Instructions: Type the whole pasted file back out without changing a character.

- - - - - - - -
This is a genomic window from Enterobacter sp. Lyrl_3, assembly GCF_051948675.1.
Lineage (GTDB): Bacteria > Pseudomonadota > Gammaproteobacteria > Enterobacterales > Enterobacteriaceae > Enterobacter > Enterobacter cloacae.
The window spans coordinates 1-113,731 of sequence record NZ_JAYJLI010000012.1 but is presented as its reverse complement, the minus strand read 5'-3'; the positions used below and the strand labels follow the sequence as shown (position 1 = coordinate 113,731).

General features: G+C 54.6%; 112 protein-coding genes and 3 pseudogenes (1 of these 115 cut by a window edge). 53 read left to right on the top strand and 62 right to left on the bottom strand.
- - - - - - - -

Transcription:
This is a genomic window from Enterobacter sp. Lyrl_3, assembly GCF_051948675.1.
Lineage (GTDB): Bacteria > Pseudomonadota > Gammaproteobacteria > Enterobacterales > Enterobacteriaceae > Enterobacter > Enterobacter cloacae.
The window spans coordinates 1-113,731 of sequence record NZ_JAYJLI010000012.1 but is presented as its reverse complement, the minus strand read 5'-3'; the positions used below and the strand labels follow the sequence as shown (position 1 = coordinate 113,731).

General features: G+C 54.6%; 112 protein-coding genes and 3 pseudogenes (1 of these 115 cut by a window edge). 53 read left to right on the top strand and 62 right to left on the bottom strand.